Any plans for the weekend? I’ve got a couple of photo shoots I’ll be preparing for — both involve some house projects, so that should keep us busy. We’re also thinking about Halloween costumes and figuring out what sort of supplies we’ll need.

The midterm election is on my mind. Did you see what’s happening in Georgia? I remember talking to Ben Blair right after Trump was elected about how I was convinced that with time we’d come to find out his election was illegitimate, and that serious corruption was involved (I realize I’m not the only one to conclude this). And of course, that is indeed what we have found out, and what we are still finding out. I remember Trump so clearly threatening that if he didn’t win, it would be because his opponents cheated. His lies are such a tell — if he accuses someone of something awful, it’s guaranteed he’s doing the awful thing himself.

It took a few months into the Trump presidency for me to understand that as a country, we don’t have a good way to deal with an illegitimate election. We have no way to hit pause. Instead, while we start an inquiry into the alleged corruption, we let the illegitimately elected official move forward as if legitimate. He can weaken our relationships with allies. He can appoint dozens of judges. He can destroy longstanding institutions. He can plunge us into deep debt. All while being illegitimately elected. And we let him do it.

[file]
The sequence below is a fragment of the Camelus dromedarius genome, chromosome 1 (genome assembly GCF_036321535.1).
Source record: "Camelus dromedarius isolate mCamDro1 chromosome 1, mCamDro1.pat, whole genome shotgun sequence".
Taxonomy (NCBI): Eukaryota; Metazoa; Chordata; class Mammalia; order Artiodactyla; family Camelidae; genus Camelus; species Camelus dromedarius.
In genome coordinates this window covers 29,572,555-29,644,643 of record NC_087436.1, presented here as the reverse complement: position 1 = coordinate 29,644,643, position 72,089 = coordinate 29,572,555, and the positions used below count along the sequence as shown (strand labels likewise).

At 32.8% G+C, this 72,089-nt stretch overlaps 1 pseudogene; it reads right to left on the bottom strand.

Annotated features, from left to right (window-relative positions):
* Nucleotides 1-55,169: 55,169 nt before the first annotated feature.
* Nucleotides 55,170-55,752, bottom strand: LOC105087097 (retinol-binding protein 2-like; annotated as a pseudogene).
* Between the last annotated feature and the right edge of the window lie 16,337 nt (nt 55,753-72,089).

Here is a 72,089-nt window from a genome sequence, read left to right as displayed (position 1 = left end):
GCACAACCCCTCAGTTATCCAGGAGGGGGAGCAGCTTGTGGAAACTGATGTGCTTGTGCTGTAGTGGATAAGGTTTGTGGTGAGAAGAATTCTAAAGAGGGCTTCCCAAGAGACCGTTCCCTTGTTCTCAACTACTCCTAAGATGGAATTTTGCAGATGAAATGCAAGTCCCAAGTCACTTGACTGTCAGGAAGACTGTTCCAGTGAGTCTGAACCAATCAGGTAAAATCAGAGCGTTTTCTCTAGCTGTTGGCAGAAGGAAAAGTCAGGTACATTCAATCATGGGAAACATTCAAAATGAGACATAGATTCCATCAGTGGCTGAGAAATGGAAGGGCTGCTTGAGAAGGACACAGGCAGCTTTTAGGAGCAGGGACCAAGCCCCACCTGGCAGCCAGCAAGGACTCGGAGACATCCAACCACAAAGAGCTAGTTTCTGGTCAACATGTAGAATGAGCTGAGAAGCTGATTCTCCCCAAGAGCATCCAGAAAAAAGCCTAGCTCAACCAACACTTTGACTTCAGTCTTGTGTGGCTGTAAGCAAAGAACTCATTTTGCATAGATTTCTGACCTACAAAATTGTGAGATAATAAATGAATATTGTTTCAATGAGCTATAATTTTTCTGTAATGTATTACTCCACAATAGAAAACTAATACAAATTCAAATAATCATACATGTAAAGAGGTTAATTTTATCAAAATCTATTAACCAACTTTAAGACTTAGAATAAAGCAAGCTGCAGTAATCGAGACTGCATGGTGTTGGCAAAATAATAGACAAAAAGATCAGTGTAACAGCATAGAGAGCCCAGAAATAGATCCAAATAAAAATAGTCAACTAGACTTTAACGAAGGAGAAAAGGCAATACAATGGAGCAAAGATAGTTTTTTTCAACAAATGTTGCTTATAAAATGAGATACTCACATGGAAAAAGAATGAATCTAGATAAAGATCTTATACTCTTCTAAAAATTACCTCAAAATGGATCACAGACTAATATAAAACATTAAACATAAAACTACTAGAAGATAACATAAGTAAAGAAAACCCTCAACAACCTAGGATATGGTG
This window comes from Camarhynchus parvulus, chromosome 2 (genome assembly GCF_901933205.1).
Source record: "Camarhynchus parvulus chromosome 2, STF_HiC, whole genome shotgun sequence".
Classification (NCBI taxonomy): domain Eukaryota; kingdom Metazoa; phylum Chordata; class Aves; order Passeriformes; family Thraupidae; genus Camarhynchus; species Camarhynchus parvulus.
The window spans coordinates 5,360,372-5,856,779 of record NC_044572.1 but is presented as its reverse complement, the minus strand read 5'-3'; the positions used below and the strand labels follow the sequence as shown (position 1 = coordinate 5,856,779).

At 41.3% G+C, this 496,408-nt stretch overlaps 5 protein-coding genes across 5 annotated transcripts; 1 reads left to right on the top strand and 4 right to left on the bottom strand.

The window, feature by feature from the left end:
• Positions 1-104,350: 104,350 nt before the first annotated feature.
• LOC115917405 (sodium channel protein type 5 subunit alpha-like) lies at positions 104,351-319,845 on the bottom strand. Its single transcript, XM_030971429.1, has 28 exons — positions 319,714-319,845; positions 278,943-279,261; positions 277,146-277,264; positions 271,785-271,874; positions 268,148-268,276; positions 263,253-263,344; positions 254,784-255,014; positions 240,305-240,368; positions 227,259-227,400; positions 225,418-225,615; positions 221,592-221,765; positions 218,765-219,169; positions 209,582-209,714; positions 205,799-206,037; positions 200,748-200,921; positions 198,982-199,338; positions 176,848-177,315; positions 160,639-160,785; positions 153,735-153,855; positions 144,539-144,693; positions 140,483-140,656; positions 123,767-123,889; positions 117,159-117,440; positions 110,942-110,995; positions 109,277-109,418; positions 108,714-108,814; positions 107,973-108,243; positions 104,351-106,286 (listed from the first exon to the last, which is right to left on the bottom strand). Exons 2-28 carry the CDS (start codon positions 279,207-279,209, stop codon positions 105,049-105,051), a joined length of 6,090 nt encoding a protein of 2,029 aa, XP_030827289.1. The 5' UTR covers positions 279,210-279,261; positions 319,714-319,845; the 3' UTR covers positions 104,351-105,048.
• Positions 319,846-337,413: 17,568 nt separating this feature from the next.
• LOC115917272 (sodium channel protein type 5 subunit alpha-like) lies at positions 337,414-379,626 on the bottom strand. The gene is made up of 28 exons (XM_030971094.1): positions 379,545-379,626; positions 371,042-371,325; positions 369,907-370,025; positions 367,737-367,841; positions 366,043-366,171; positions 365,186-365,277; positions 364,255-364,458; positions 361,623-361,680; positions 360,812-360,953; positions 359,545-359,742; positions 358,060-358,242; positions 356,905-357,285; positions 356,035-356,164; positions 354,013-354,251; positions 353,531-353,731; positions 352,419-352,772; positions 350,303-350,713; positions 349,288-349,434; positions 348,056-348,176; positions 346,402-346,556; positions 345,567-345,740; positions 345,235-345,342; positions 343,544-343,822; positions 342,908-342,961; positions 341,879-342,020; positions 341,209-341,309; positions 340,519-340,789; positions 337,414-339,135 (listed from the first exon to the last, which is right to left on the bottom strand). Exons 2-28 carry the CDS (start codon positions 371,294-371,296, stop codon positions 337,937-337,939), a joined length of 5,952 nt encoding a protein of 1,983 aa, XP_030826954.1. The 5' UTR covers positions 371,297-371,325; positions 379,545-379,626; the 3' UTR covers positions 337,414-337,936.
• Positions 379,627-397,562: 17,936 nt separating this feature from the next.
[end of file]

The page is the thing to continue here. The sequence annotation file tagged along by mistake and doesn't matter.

Regarding the mid-terms, I confess: I fear that even if Democrats come out in a big way this November, that it won’t matter, because the results will again be corrupted. I’ve seen how hard people have worked the last two years to get citizens registered to vote, to make their voices heard, to get involved, to knock on doors. If we find all that effort hasn’t made a difference, how will I not conclude corruption? My faith in our current voting system has definitely been shaken.

How about you? How are you feeling about the midterms? Do you worry about voters being restricted where you live?

Changing the subject now, here are a few things I’ve wanted to share:

Thirteen links to discuss. Come see.

Nostalgia Alert: Polly Pocket is Back! And Better Than Ever

This post is sponsored by Mattel’s Polly Pocket.

Are you ready to get your nostalgia on? Remember Polly Pocket toys? My oldest daughter, Maude, is 19. She loved playing with Polly Pocket when she was little. I can easily picture her, maybe 6-years old, at a little bench in our family room in New York, deep into an imaginary Polly Pocket adventure,and totally tuned out to the rest of the world.

But my youngest daughter, June, age 8, has never heard of Polly Pocket. So, when the folks at Mattel reached out about a new Polly Pocket line, you should have seen me squeal with delight: Oh! Yeah! Goody!

A picture of Maude and June playing Polly Pocket together instantly popped into my head, and I thought having Maude introduce the toys to June would be something lovely for this big sister and little sister — with 11 years between them — to bond over.

Keep reading to see how the toys have changed.

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Welcome

Design Mom is all about the intersection of design and motherhood. I'm Gabrielle Blair (some people call me Gabby), a designer and mother of six. I think you're going to love reading Design Mom.